E.G. Bailey featured on TC Metromix

‘American Afrikan’ E.G. Bailey CD Release

‘American Afrikan’ is not just a CD release party, but also a musical celebration of Black History that brings together some of the leading African and African American performers in the Twin Cities. Spoken Word innovator E.G. Bailey’s CD is a musical exploration of language and blows out of the water traditional concepts of old school ‘spoken word’ featuring M.anifest, Truthmaze, Members of Junkyard Empire, Sha Cage, Guante, Mankwe Ndosi, J. Otis Powell!, Chantz, See More Perspective, Dameun Strange, Andy Shafer, and more.

When: February 20 : 10 p.m.
Price: $5
Event Phone Number: 612-341-1038
http://www.bedlamtheatre.org

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Tru Ruts/Speakeasy Records presents E.G. Bailey’s AMERICAN AFRIKAN

Tru Ruts/Speakeasy Records presents AMERICAN AFRIKAN
e.g. bailey’s debut mixes poetry, jazz, electronica, hip hop + more.

“He makes language live!” – Amiri Baraka

“There is so much history, culture, and experience packed into American Afrikan that to summarize would be to attempt to summarize all of African American experience.” – Jon Behm (Reviler)

“A powerful testament of bailey’s skill of mobilizing poetry for contemplation, remembrance, and a subtle, but no less insistent, call to action.” –Justin Schell

“No matter how long it takes for bailey to drop ‘da proverbial bomb’, it will have been well worth the wait.” – Dwight Hobbes

With co-signs from Umar Bin Hassan of the Last Poets and the legendary Amiri Baraka, Twin Cities spoken word artist, poet, musician, organizer and educator, e.g. bailey, presents his first full-length album, AMERICAN AFRIKAN, a spoken word concept album that begins in Africa, crosses the Middle Passage, explores America and ends up somewhere that defies easy definition.

Part musical theater piece, part audio chapbook and part performance art experiment, AMERICAN AFRIKAN mixes the beat-influenced poetry of bailey with music that blends hip hop, funk, jazz, electronica and more, creating a sound that is at once progressive and challenging yet smooth and listenable.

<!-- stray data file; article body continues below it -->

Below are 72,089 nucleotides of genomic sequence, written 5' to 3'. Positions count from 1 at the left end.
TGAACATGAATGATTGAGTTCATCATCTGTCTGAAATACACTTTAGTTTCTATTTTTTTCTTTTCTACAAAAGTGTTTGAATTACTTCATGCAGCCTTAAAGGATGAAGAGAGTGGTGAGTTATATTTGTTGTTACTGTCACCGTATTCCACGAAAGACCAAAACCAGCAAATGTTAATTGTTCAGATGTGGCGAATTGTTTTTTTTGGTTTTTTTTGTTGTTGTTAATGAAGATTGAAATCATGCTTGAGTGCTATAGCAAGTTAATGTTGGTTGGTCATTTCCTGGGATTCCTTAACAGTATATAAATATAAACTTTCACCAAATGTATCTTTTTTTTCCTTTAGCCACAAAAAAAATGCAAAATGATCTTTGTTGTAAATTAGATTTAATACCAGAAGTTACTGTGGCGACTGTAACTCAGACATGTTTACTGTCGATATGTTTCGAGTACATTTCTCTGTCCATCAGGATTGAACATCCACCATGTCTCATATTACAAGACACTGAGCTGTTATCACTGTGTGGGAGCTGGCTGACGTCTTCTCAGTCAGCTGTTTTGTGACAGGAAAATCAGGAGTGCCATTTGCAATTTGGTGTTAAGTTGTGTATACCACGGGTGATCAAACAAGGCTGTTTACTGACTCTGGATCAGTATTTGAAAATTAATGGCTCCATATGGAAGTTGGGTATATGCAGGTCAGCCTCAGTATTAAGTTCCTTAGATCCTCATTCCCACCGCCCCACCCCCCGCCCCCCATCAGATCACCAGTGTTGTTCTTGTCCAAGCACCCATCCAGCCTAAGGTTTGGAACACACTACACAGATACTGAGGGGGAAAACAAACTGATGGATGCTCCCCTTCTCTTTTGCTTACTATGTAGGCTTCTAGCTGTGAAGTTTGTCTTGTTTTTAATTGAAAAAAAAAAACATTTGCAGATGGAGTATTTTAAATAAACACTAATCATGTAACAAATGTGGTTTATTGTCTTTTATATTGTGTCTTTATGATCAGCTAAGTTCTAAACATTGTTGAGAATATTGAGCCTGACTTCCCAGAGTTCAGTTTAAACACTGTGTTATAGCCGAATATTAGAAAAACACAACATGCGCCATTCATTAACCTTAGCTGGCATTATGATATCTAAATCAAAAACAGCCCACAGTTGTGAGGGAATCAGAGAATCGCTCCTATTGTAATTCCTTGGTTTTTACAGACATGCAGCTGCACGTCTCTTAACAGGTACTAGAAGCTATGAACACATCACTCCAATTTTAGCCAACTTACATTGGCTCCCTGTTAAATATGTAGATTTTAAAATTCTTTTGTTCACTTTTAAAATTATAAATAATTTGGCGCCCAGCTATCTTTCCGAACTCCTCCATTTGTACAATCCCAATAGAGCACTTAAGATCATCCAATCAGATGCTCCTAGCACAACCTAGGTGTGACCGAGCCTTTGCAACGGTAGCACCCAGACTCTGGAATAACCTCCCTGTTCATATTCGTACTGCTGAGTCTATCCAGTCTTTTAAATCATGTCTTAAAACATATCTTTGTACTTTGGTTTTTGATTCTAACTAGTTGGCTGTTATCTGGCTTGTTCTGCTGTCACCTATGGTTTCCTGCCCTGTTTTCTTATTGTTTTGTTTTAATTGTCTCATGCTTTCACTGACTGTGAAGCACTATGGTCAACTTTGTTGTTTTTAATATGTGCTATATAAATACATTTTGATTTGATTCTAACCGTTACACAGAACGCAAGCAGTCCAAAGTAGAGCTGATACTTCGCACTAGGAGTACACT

You’d be forgiven for thinking that an hour-long spoken word album wouldn’t be much fun to listen to; many aren’t. But as Umar Bin Hassan says in the album’s liner notes, “The sounds on this album are just as important as the words.” Through bailey’s voice, through the Igbo nuns on ‘Oracles of Equiano’, through Aimee Bryant’s rendition of ‘Motherless Child’ and through the album’s diverse sonic palette, AMERICAN AFRIKAN succeeds not just as a piece of literature or poetry, but as a cohesive musical journey.

Producer Katrah Quey, perhaps best known for his work with TC wordsmith M.anifest (who shows up to drop a verse on the ‘American Afrikan’ remix), handles a majority of that music, though Hipgnosis and DJ Limbs shine on a couple of early tracks. The beats compliment the words; sometimes fun and funky, sometimes dark and meditative––but always engaging. The album also features appearances by Twin Cities-based African poets, Ibé Kaba and Sankaradjeki; Mankwe Ndosi, singer for Atmosphere; Dubai jazz ensemble Abstrakt Collision; Midwest emcee Idris Goodwin and others.

Though the music might be what draws people into this album, it’s bailey himself that will keep them there. Crafting a masterful narrative from the first track to the last, he explores identity, history, culture and all the places they intertwine in a way that is always meaningful but never preachy; always heart-felt but never melodramatic. As he says himself: “The project attempts to explore what it means to be an Afrikan today, an Afrikan in America, an American Afrikan. What is this journey historically, metaphorically, poetically? However, you can’t answer that question unless you explore what it means to be American, in post-9/11 America. And because America affects and infects us all, it is also about all of us.”